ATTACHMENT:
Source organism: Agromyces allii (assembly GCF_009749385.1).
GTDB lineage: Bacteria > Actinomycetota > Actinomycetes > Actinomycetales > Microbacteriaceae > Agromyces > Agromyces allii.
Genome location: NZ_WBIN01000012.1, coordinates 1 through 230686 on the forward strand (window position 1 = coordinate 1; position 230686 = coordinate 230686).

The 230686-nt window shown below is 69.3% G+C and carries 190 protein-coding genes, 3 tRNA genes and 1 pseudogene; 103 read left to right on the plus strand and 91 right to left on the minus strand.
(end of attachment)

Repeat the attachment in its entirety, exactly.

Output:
Source organism: Agromyces allii (assembly GCF_009749385.1).
GTDB lineage: Bacteria > Actinomycetota > Actinomycetes > Actinomycetales > Microbacteriaceae > Agromyces > Agromyces allii.
Genome location: NZ_WBIN01000012.1, coordinates 1 through 230686 on the forward strand (window position 1 = coordinate 1; position 230686 = coordinate 230686).

The 230686-nt window shown below is 69.3% G+C and carries 190 protein-coding genes, 3 tRNA genes and 1 pseudogene; 103 read left to right on the plus strand and 91 right to left on the minus strand.